The illegal harvesting of valuable Brazilian wood is rife as loggers supply the EU, US and other nations. Mongabay goes deep into the rainforest to meet some of the workers illegally felling trees.
A series of measures by the Bolsonaro government that attack the environment are putting indigenous peoples at risk, say the authors.
Late rainfall, intense drought, dry riverbeds, more forest fires, less food available — indigenous communities across the Amazon suffer social transformations due to climate change.
Global outrage at Environment Minister Ricardo Salles caught on video saying "run the cattle herd" through the Amazon, "changing all the rules and simplifying standards" while public distracted by pandemic.
A bill in Congress on the verge of passage this week would allow land grabbers to self-declare their ownership of government land, ultimately converting vast stretches of Amazon rainforest to cattle ranches.
Some 600 indigenous people have seen their crops die due to the expansion of agribusiness in the state of Pará, Brazil. The streams used by the Munduruku have also been damaged, if not dried up.
38 indigenous groups in Brazil are reporting 537 COVID-19 cases. In Mato Grosso state, a new map tracks the virus, while officials push measures that put indigenous land rights at risk.
Research measured the impacts of human disruption: bird flocks declined and vanished, seed dispersion changed, while the Rupununi region showed just how bountiful an undisturbed ecosystem can be.
Scientists studying the impact of 75 road projects in five countries in the Amazon Basin have found that they could lead to 2.4 million hectares (5.9 million acres) of deforestation. Seventeen percent of these projects were found to violate environmental legislation and the rights of indigenous peoples.
A thick, acrid scent of smoke marks the last summer season in Australia, which has become known as the “black summer.” Between June 2019 and March 2020, a series of…
On today’s episode of the Mongabay Newscast we look at what’s driving the intense fire seasons we’ve seen around the world in recent years, what can we expect from the…
President Jair Bolsonaro has revived a plan, conceived in the 1970s, to extend the BR-163 highway, the main soy corridor in Brazil, north to the border with Suriname. The Trombetas State Forest, one of the four conservation units the road would cut through, stores 2.3 billion tons of carbon dioxide — more than Brazil’s entire emissions in 2018.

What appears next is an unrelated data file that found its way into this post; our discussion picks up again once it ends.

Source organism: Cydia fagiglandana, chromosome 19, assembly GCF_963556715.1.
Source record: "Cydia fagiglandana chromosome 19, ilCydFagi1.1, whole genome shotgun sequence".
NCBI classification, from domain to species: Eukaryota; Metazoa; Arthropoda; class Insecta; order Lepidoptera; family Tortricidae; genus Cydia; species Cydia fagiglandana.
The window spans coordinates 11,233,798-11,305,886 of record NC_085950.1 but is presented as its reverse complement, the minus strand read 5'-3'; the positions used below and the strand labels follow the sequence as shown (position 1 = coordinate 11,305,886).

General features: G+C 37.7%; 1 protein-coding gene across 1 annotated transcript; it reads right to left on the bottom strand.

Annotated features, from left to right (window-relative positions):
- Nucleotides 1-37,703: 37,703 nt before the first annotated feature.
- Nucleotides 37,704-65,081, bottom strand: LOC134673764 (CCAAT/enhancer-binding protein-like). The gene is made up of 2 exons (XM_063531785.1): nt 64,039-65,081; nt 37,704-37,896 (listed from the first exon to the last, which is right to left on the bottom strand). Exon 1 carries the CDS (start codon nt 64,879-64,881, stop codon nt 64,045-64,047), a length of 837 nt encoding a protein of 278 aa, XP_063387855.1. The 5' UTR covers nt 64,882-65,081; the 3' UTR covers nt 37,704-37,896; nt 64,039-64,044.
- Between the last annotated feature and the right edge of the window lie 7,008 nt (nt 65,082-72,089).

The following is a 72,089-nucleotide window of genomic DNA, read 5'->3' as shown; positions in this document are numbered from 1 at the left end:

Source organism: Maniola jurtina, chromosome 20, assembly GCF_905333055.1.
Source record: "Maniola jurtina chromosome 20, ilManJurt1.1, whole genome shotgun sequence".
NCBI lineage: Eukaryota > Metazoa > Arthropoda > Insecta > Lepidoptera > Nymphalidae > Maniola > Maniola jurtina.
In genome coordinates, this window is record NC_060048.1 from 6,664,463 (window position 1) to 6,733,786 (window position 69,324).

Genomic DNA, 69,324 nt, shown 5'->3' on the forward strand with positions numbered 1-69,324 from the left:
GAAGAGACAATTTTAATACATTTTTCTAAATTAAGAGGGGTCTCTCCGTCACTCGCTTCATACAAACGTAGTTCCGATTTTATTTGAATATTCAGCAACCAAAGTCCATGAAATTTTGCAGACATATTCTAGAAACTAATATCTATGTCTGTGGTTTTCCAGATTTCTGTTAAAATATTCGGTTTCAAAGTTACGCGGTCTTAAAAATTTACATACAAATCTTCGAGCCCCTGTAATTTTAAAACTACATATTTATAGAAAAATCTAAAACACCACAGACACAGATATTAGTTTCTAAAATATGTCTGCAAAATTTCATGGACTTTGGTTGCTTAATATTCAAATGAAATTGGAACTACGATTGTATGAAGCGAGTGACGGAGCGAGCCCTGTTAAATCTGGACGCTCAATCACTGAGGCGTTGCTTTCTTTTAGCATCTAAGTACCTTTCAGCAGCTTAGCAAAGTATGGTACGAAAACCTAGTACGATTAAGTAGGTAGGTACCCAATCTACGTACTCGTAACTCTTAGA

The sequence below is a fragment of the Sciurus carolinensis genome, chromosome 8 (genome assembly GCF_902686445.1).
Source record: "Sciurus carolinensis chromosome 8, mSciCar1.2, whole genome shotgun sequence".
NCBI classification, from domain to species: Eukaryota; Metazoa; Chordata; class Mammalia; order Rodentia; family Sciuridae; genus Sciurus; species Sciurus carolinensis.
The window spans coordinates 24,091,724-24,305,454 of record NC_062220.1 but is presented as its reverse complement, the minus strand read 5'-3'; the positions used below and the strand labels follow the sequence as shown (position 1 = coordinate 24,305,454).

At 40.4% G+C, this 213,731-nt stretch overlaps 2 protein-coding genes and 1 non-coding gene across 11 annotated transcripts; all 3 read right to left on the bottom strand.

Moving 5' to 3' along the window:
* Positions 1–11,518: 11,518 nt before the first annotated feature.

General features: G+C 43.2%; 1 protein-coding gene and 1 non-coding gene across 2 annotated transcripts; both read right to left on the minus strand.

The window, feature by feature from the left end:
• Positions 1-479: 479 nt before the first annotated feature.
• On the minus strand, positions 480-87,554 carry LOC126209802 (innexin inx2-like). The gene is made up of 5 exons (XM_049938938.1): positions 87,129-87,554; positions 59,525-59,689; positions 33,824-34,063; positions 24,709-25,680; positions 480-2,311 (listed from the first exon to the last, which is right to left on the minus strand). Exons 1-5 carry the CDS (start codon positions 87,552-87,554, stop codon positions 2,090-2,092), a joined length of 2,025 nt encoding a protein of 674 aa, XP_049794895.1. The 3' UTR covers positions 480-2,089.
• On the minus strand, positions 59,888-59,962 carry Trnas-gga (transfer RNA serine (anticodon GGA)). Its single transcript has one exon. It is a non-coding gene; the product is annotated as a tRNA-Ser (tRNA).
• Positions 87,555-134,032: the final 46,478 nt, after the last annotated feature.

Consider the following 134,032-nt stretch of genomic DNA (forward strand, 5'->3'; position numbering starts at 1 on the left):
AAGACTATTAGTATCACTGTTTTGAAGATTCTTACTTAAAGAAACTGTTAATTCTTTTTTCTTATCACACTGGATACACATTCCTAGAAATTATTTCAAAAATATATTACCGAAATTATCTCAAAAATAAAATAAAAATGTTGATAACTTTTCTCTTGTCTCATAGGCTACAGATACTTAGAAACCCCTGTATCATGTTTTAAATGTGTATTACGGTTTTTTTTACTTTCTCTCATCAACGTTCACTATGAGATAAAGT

A sweeping policy change by the Bolsonaro government opens unregistered ancestral indigenous lands to landgrabbers, loggers, ranchers, and soy growers, with huge risk for the Amazon.
The world has lost 178 million hectares (439 million acres) of forest cover over the past 20 years, which the U.N.’s Food and Agriculture Organization (FAO) equated to as “about…
Two environmental agency coordinators with a record of deeply reducing illegal mining and deforestation in the Amazon’s Xingu basin were sacked after they led a recent successful raid.
The Brazilian savanna has always been a dry place, but the massive conversion of native vegetation to soy is making it far dryer, as is deepening, climate change-driven, drought.
The government of South Korea is subsidizing the development of biomass power so heavily that it’s hindering the adoption of renewable energy technologies like solar and wind, new research finds.…
One of the Amazon’s most deforested regions, Lábrea, in Brazil, is remote, poorly policed and suffering from a land tenure crisis. As a result, land grabbing, illegal logging and murder are routine.
BORACAY ISLAND, Philippines — The bats that swarmed Boracay's evening skies were once as iconic as the pristine white sand beaches that made this tiny island in the central Philippines…
Environmental degradation has already triggered disease outbreaks in Brazil. The risk of a new emergent zoonotic disease arising there, like COVID-19, is intensified by Bolsonaro’s forest policies.
- Deaths, arrests and protests as Philippines re-emerges from lockdown
- In Brazil, COVID-19 outbreak paves way for invasion of indigenous lands
- On anniversary of nun’s murder Amazon land rights activists at high risk
Indonesias forest guardians
- Reforesting a village in Indonesia, one batch of gourmet beans at a time
- Restoring Sumatra’s Leuser Ecosystem, one small farm at a time
- Indigenous Iban community defends rainforests, but awaits lands rights recognition
- Failure in conservation projects: Everyone experiences it, few record it
- On a wing and a prayer? Evidence for ways to conserve bats (commentary)
- Audio: The sounds of a rare New Zealand bird reintroduced to its native habitat
- MRN bauxite mine leaves legacy of pollution, poverty in Brazilian Amazon
- Communities on Brazil’s ‘River of Unity’ tested by dams, climate change
- Coronavirus puts Brazil’s quilombos at risk; will assistance come?
- Poaching in Indonesia’s biodiverse Leuser Ecosystem on the rise amid COVID-19
- A new sanctuary for the Sumatran rhino is delayed amid COVID-19 measures
- U.S. fund that supports Sumatran rhino research faces deep cuts under Trump
- Indonesia may bar citizens from working on foreign fishing boats after spate of deaths
- Chinese boat that dumped Indonesian crews at sea was also shark-finning: Reports
- How Indonesia’s omnibus bill may impact fisheries compliance and enforcement (commentary)